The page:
Trump Impeachment Odds: President Not Likely to Serve Four Years, According to Bookmakers

Trump
President Donald Trump holds his hand over his heart for the national anthem as he attends the Coast Guard Academy commencement ceremonies in New London, Connecticut, on May 17. For the first time, bookmakers’ odds suggest it is more likely than not that Trump will be impeached before he sees out his first term. Kevin Lamarque/Reuters

Impeachment is suddenly the buzzword in Washington, with Democrats—and even a Republican—for the first time openly discussing the prospect of removing President Donald Trump from office.

The latest disclosures about the White House have also made their mark on those looking to get rich off the situation. For the first time, bookmakers’ odds suggest it is more likely than not that Trump will be impeached before he sees out his four-year term.

Related: Donald Trump’s latest approval rating plunges to new low (even before Comey memo surfaced)

British betting company Ladbrokes has cut the price of a Trump impeachment to odds-on at 4-5 from 11-10. Those new odds equate to a 55.6 percent probability that the Senate will remove the president from office.

“Political punters are wondering how many more scandals can Trump overcome,” Jessica Bridge of Ladbrokes said in a statement. “And despite the short price on offer, money has poured in for the president to be impeached, leaving us with little option but to cut the odds.”

The shift comes following the disclosure Tuesday that a memo written by former FBI Director James Comey claimed Trump asked him to drop an investigation into his former national security adviser, Michael Flynn. The reports come hot on the heels of Trump’s firing of Comey last week, which the president suggested in an interview with NBC News came as a result of the investigation into possible collusion between the Trump campaign and Russia.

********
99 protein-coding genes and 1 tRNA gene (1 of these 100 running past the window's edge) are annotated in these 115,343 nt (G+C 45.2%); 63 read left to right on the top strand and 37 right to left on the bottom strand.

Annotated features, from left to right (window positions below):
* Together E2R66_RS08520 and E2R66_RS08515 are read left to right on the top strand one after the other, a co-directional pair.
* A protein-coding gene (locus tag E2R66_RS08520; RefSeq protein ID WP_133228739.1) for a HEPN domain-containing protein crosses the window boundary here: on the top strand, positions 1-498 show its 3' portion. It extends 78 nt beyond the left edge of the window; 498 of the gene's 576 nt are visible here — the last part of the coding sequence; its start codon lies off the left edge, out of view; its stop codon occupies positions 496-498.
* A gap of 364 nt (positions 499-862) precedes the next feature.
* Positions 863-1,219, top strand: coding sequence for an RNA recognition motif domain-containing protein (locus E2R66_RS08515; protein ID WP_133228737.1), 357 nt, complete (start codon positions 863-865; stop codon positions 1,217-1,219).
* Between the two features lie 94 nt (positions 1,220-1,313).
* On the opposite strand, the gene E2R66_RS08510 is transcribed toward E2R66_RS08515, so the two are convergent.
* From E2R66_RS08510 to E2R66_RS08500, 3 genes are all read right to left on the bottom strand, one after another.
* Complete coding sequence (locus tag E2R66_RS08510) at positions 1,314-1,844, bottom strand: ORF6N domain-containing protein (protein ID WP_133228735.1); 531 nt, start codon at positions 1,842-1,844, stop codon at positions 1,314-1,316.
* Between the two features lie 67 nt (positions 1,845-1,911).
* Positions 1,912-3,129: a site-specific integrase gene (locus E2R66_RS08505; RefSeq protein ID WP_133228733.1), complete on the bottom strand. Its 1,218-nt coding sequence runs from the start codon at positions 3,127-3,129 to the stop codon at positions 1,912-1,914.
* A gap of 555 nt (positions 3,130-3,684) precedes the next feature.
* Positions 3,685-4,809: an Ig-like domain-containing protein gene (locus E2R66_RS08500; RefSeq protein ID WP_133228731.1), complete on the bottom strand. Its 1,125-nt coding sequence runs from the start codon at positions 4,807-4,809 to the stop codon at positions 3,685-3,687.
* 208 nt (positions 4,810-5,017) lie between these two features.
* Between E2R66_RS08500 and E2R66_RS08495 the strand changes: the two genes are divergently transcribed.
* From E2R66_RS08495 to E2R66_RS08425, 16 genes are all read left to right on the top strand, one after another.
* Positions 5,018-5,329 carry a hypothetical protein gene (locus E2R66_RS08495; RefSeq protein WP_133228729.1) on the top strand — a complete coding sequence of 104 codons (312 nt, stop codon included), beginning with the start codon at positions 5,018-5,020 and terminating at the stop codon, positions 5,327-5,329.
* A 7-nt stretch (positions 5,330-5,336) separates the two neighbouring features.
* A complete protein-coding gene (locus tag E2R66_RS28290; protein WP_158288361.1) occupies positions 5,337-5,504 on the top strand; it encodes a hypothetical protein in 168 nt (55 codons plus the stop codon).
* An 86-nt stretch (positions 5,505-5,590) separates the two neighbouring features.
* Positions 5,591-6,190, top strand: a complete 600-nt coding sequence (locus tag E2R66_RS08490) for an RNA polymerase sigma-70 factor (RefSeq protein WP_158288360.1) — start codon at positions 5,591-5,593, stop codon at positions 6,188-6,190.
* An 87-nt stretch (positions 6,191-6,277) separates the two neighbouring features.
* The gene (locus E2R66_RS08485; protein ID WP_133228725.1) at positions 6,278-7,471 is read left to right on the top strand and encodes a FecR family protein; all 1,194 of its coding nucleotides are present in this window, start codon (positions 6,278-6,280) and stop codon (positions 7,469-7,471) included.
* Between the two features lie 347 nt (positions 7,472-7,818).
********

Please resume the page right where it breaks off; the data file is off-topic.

Earlier this week, it was also alleged that Trump disclosed classified information on national security during a meeting with Russia’s foreign minister and ambassador to the United States.

Following Tuesday’s reports on the Comey memo, pundits and politicians alike have suggested that Trump’s conduct could constitute an obstruction of justice—an impeachable offense. On Wednesday, Democratic Representative Al Green of Texas appeared on the House floor to call for impeaching Trump.

“I rise today, Mr. Speaker, to call for the impeachment of the president of the United States of America for obstruction of justice,” Green said.

Also on Wednesday, the first Republican raised the prospect of impeachment. Asked whether, if proved accurate, the memo’s account of Trump’s actions would warrant impeachment, Representative Justin Amash of Michigan told The Hill “yes” before adding, “But everybody gets a fair trial in this country.”

Impeaching Trump would require a significant number of Republicans to come around to Amash’s line of thinking. A majority vote in the House and a two-thirds vote in the Senate are required to remove the president. Republicans hold a majority in both chambers.